Discussion in 'Saltwater' started by jfh9, Jan 12, 2006.
Has anyone been to Olalla for SRC's lately?
heard its been realll slooow, narrows and purdy are probably better spots right now
I don't fish it much during the winter. It seems to slow down then. I would go in a couple of months when the smolts start moving.
Cutthroat fishing always slows down in Ollala, in most of South Sound actually, through about mid-February. Then you will begin seeing fish around Ollala and most other better known spots. Some will be heading in to spawn and others will be just coming out, thus there will be both kelts and robust cutts mixed at that time and on through March, which is the heart of the spawning season. After that you'll see mostly nicely recovered cutthroat eager to hit Miyawaki Sliders, Cutthroat Candy, small sand lance, Raptis Sculpins and various krill patterns.
Fished a seattle area beach yesterday afternoon in the rain. Line went tight after about a half and hour of casting and I brought in a nice 12-13" cutt... Made my day - after fishing this beach this summer and fall, I was beginning to think there weren't any fish. Apparently there is at least one fish near Seattle.
Ringlee: I am naming your tube fly the "Searun Slayer"
I'm curious - what's the pattern for a Raptis Sculpin?
Where is a good alternative to Olalla this time of year?
Loucas Raptis is a Victoria, BC artist and an outstanding fly tier. His sculpin is listed in Fly-Fishing Coastal Cutthroat Trout.
Les, I own your book. It is awesome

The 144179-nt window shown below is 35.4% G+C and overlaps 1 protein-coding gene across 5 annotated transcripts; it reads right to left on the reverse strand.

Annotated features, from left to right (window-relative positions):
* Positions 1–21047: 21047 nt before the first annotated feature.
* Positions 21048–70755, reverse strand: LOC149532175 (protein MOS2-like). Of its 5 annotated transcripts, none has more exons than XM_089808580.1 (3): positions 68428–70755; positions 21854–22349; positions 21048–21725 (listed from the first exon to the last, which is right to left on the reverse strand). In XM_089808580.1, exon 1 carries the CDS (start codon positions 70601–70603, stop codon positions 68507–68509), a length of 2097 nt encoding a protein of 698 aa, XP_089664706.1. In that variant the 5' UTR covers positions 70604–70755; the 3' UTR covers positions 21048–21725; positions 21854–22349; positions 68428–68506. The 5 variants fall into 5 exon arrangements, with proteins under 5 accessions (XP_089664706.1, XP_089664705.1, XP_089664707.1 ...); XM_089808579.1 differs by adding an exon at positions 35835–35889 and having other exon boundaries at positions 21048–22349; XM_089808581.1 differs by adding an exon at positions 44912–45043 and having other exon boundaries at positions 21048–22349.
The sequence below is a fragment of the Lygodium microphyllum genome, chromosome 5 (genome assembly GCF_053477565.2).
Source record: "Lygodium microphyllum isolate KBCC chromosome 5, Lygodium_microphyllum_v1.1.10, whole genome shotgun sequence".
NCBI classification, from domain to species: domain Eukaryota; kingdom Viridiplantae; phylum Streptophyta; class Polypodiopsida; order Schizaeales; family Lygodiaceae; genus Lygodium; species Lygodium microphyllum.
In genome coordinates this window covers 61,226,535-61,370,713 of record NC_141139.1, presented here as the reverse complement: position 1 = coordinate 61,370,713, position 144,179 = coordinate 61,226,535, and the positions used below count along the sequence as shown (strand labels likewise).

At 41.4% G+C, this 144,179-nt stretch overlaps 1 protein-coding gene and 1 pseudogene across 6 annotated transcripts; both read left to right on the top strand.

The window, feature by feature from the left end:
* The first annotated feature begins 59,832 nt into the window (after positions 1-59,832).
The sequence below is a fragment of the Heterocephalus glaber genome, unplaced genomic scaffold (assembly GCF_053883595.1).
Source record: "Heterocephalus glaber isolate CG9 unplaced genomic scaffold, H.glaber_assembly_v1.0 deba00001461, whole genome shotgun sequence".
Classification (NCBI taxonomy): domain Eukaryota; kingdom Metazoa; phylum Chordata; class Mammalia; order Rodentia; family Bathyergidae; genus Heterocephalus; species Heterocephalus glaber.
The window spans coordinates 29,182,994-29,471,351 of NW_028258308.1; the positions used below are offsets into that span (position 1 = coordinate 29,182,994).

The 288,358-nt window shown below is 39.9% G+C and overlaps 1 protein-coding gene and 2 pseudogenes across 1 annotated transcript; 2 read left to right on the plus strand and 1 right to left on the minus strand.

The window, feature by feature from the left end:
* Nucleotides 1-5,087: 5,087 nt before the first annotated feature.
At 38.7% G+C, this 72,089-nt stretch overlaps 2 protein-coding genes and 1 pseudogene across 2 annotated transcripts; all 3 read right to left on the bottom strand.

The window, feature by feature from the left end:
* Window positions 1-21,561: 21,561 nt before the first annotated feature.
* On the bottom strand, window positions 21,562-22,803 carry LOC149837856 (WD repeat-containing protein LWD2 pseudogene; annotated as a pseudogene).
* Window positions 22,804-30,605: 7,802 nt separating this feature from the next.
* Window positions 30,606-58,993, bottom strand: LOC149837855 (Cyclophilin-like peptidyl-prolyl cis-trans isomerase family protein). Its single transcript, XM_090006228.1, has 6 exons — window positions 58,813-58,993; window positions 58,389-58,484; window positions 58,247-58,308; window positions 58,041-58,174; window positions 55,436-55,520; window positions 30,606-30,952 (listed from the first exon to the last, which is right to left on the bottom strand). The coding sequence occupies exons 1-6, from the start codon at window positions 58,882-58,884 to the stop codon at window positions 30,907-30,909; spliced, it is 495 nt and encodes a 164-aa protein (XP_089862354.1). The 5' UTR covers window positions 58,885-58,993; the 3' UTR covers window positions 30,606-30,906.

There is a nice sculpin article in the following newsletter by Loucas Raptis titled The Sculpins of Vancouver Island for those that had not seen it before. Includes some historical notes and of course sculpin patterns.
Nagasaurus, thanks for the site reference; I hadn't seen that before. Some beautiful flies, and well written articles.:thumb:
Nagasaurus, let me add my thanks for the link to the BCFFF edition you listed. It had some really enjoyable information, good photos and all very applicable to the Northwest. As a dentist I have used instruments designed by Dr. Spratley and have fished with Richard Raisler's son in Montana, so the article on the Spratley was very interesting. The sculpin info was very good, too. Thanks.
Actually, SRC fishing is just not very good any where. I recommend that you just stay at home you don't want to waste your time stay where it is warm and cozy. I am just kidding if you had not caught on by now. Just get out on the water; I am rarely skunked when targeting SRC's no matter when or where I go. The nice thing about the South Sound area is that you can move around and hit many beaches in a short time. Even if you only get one that is a good day. As my friend Josh says if SRC's where as large as Steelhead they would be completely fished out because he thinks and I agree that they are the most acrobatic, hard fighting and just beautiful fish on the planet, but that is just how we feel. Get on the water they are around, don't you worry. -Nick
You are welcome, although I can't take very much credit since I just fired up "loucas raptis sculpin" in good ol' Google when I saw references to the pattern in this discussion.